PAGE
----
Plus size clothing is a euphemistic term given to clothing proportioned specifically for people who are obese or morbidly obese. The application of the term varies from country to country, and according to which industry the person is involved in.[nb 1]
According to PLUS Model magazine; "In the fashion industry, plus size is identified as sizes 12-24, super size as sizes 4X-6X and extended size as 7X and up". The article continues "Susan Barone [...] shared, 'Plus sizes are sizes 14W - 24W. Super sizes and extended sizes are used interchangeably for sizes 26W and above. Sometimes the size 26W is included in plus size'."
Also called Outsize in some countries such as Britain, this term has been losing favor. One example of this is the renaming of "Evans Outsize" to simply "Evans", as well as losing their advertising slogan "Evans - The Outsize Shop", which also featured on their clothing labels. A related term for men's plus-size clothing is big and tall (a phrase also used as a trademark in some countries).
Lane Bryant began trading in the early 1900s as a producer of clothing for "Expectant Mothers and Newborn"'. By the early 1920s, Lane Bryant started selling clothing under the category 'For the Stout Women', which ranged between a 38-56 inch bustline. Evans, a UK-based plus-size retailer, was founded in 1930.
The large-size fashion revolution of 1977–1998 in the US began after the Fashion Group of NYC released a study predicting the demise of the Baby Boomer Junior Market, as the Boomers were coming of age. Mary Duffy's Big Beauties was the first model agency to work with hundreds of new plus-size clothing lines and advertisers. For two decades, this plus-size category produced the largest per annum percentage increases in ready-to wear retailing.
Plus size clothing patterns have traditionally been graded up from a smaller construction pattern, however many retailers are using statistical data collected from their own measuring projects, and from specialized Body Scan Data collection projects to modernize the fit and construction of their garments. U.S. companies Lane Bryant and Catherines teamed up over a three-year period to source data to modernize the companies' garment construction. 14,000 women were measured in what was the most extensive female sizing study in the U.S. in over 60 years.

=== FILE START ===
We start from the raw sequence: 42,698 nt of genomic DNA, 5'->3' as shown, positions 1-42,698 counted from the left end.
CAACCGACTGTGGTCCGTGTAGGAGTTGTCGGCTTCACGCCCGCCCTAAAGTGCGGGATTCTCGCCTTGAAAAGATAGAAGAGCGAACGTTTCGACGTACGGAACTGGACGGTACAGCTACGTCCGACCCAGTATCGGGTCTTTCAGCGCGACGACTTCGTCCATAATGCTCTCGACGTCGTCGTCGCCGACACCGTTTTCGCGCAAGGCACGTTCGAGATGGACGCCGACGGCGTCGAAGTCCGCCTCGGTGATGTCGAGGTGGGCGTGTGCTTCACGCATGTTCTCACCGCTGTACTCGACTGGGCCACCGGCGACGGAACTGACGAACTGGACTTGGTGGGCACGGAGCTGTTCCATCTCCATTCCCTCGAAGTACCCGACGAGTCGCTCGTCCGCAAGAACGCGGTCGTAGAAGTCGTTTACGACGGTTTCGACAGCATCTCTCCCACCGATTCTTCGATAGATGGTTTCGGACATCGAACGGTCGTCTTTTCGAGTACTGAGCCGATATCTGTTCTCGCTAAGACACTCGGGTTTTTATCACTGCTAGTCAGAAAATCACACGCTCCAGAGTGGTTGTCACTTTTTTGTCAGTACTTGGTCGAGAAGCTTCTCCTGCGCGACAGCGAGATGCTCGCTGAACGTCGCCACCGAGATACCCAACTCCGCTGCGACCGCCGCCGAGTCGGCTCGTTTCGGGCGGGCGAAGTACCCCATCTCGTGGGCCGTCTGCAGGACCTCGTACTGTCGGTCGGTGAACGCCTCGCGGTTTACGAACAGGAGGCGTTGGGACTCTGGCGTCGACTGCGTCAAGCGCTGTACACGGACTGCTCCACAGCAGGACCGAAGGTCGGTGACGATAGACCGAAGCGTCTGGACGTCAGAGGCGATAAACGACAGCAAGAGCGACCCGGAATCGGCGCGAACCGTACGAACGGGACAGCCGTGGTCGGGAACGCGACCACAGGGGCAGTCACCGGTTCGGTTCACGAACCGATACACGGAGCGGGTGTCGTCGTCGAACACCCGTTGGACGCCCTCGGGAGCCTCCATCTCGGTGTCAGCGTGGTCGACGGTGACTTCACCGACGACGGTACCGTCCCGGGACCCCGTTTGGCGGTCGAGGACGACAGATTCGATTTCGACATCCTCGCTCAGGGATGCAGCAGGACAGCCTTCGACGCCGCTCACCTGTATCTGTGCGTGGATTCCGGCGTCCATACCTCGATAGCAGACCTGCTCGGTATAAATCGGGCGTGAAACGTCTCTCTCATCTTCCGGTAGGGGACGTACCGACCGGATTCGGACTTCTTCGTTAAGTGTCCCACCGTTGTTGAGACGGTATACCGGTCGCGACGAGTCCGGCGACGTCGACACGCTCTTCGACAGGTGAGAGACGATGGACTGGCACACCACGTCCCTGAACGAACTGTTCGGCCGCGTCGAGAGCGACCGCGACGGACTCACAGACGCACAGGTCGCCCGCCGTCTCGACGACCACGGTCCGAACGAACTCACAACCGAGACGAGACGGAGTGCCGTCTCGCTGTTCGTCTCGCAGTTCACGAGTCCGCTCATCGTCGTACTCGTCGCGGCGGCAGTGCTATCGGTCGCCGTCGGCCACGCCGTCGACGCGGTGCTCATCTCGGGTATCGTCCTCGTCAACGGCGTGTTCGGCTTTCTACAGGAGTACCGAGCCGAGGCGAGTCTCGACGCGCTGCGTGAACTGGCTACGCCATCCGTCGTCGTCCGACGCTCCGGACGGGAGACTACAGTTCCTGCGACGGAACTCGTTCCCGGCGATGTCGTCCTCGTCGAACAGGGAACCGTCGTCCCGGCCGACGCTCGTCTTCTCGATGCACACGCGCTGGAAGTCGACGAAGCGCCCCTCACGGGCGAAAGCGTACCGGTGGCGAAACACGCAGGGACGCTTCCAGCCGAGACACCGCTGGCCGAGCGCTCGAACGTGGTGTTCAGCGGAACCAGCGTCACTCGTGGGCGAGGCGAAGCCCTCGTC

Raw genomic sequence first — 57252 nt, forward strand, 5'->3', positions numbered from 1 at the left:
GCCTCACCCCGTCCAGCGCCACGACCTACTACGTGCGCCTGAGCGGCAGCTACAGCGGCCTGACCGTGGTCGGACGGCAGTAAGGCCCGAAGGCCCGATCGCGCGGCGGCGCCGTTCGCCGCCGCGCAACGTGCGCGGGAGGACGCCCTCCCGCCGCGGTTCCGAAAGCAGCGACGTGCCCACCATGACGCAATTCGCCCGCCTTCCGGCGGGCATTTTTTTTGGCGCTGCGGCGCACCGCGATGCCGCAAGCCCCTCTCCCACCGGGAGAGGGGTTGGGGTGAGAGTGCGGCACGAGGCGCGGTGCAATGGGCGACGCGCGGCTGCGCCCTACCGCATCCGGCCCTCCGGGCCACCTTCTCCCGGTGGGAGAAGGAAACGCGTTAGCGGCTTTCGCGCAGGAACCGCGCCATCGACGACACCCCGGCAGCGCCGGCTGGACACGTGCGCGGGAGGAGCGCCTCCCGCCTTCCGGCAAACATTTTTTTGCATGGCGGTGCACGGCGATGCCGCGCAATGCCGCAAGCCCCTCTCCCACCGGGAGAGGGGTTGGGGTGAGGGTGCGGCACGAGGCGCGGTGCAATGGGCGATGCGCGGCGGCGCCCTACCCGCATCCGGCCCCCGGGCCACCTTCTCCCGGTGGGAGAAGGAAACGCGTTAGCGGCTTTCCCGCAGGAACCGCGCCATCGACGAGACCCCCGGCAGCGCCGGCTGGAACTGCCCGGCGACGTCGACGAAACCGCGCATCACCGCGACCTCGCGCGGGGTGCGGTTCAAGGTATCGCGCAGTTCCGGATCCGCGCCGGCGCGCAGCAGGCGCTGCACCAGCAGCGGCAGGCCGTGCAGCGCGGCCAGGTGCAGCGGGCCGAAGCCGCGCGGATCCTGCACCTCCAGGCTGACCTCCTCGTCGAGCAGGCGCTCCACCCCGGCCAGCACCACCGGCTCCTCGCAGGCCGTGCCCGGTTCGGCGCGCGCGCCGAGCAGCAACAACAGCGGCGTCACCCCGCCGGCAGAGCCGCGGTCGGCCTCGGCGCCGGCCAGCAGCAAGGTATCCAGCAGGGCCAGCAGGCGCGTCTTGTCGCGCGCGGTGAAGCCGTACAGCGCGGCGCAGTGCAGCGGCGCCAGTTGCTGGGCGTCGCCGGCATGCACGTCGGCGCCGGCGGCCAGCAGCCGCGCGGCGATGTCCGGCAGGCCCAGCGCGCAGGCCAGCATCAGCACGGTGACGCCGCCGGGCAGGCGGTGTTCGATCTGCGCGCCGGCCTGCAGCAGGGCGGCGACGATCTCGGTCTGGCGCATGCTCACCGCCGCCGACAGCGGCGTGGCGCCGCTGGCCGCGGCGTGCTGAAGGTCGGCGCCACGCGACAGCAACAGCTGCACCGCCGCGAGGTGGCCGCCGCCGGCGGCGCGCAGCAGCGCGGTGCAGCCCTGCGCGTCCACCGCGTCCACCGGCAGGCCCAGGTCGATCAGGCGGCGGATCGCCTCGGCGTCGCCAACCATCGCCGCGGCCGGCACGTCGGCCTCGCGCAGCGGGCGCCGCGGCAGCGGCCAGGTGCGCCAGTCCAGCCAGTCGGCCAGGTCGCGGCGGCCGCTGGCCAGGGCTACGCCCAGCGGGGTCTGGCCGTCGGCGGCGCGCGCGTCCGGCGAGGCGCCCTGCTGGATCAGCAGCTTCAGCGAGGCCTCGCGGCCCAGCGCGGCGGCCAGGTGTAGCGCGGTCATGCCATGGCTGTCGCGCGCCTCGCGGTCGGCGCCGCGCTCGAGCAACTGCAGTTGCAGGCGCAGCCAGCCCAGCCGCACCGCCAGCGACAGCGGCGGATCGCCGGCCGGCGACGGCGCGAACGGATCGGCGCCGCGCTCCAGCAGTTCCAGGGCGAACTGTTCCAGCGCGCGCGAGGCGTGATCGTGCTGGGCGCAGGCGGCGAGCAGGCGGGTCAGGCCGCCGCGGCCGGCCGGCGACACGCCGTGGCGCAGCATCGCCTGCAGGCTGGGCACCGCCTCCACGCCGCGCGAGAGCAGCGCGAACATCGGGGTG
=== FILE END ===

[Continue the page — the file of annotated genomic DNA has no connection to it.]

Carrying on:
The Australian plus size clothing market has been growing since at least 1994, with major department stores such as David Jones, Myer, and Target producing their own brand ranges, and an increase in the number of individual boutiques and national chain store outlets across the country. Sizing in Australia is not synchronous with the US; plus size garments are considered to be size 16 and upward which is the equivalent of a US size 12.
In the UK there are over sixty brands for plus-size women's clothing; however, only a small number of these brands are manufactured or owned by UK-based companies. High-street stores such as Yours Clothing, Elvi, Evans, Dearcurves, Ann Harvey, Dea London and BeigePlus sell only plus-sized garments, while many other brands and department stores carry extended sizes in their shelves, such as Debenhams, Fenwicks and New Look. More recently, stores specifically supplying plus-size sportswear, fitness wear and bras have sprung to life such as State of Mind, Charlotte Jackson, Eve Activewear and We Fit In. Notable online sites also include ASOS.com. Anna Scholz has been creating clothes for the high end market since 1995. Another notable online retailer which specialises in manufacturing and retailing plus size clothing is Love Fashion. Opened in 1985 and based in the Midlands, they are global suppliers of all plus size women's apparel